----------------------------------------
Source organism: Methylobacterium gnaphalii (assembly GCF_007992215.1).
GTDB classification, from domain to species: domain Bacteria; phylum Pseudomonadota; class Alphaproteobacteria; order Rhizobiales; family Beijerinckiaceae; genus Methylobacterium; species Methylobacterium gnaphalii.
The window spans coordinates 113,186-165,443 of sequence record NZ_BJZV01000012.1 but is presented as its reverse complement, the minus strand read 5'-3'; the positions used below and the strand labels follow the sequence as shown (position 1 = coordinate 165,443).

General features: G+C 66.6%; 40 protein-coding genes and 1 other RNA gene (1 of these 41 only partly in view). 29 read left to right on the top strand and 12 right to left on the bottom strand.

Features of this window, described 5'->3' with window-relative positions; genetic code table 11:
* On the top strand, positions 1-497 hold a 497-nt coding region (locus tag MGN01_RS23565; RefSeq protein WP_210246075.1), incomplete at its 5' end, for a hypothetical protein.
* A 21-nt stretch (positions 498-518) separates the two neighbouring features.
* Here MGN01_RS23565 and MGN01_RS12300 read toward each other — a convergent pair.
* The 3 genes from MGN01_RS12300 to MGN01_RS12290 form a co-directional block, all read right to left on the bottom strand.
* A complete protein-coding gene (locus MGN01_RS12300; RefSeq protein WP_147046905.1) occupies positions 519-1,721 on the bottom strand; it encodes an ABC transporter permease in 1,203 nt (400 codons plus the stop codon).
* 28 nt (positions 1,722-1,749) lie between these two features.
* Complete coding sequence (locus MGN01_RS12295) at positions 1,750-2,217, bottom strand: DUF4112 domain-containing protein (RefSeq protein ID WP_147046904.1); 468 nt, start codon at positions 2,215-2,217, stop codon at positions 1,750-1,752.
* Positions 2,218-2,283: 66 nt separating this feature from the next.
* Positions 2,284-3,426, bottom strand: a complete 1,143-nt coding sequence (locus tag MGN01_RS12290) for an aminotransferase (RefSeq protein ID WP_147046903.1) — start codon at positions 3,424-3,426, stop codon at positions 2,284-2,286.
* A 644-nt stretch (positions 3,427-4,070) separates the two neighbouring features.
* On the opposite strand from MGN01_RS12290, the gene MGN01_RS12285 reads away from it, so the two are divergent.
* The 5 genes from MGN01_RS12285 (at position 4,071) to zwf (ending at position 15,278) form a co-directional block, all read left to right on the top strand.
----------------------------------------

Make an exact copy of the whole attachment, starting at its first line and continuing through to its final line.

Source organism: Methylobacterium gnaphalii (assembly GCF_007992215.1).
GTDB classification, from domain to species: domain Bacteria; phylum Pseudomonadota; class Alphaproteobacteria; order Rhizobiales; family Beijerinckiaceae; genus Methylobacterium; species Methylobacterium gnaphalii.
The window spans coordinates 113,186-165,443 of sequence record NZ_BJZV01000012.1 but is presented as its reverse complement, the minus strand read 5'-3'; the positions used below and the strand labels follow the sequence as shown (position 1 = coordinate 165,443).

General features: G+C 66.6%; 40 protein-coding genes and 1 other RNA gene (1 of these 41 only partly in view). 29 read left to right on the top strand and 12 right to left on the bottom strand.

Features of this window, described 5'->3' with window-relative positions; genetic code table 11:
* On the top strand, positions 1-497 hold a 497-nt coding region (locus tag MGN01_RS23565; RefSeq protein WP_210246075.1), incomplete at its 5' end, for a hypothetical protein.
* A 21-nt stretch (positions 498-518) separates the two neighbouring features.
* Here MGN01_RS23565 and MGN01_RS12300 read toward each other — a convergent pair.
* The 3 genes from MGN01_RS12300 to MGN01_RS12290 form a co-directional block, all read right to left on the bottom strand.
* A complete protein-coding gene (locus MGN01_RS12300; RefSeq protein WP_147046905.1) occupies positions 519-1,721 on the bottom strand; it encodes an ABC transporter permease in 1,203 nt (400 codons plus the stop codon).
* 28 nt (positions 1,722-1,749) lie between these two features.
* Complete coding sequence (locus MGN01_RS12295) at positions 1,750-2,217, bottom strand: DUF4112 domain-containing protein (RefSeq protein ID WP_147046904.1); 468 nt, start codon at positions 2,215-2,217, stop codon at positions 1,750-1,752.
* Positions 2,218-2,283: 66 nt separating this feature from the next.
* Positions 2,284-3,426, bottom strand: a complete 1,143-nt coding sequence (locus tag MGN01_RS12290) for an aminotransferase (RefSeq protein ID WP_147046903.1) — start codon at positions 3,424-3,426, stop codon at positions 2,284-2,286.
* A 644-nt stretch (positions 3,427-4,070) separates the two neighbouring features.
* On the opposite strand from MGN01_RS12290, the gene MGN01_RS12285 reads away from it, so the two are divergent.
* The 5 genes from MGN01_RS12285 (at position 4,071) to zwf (ending at position 15,278) form a co-directional block, all read left to right on the top strand.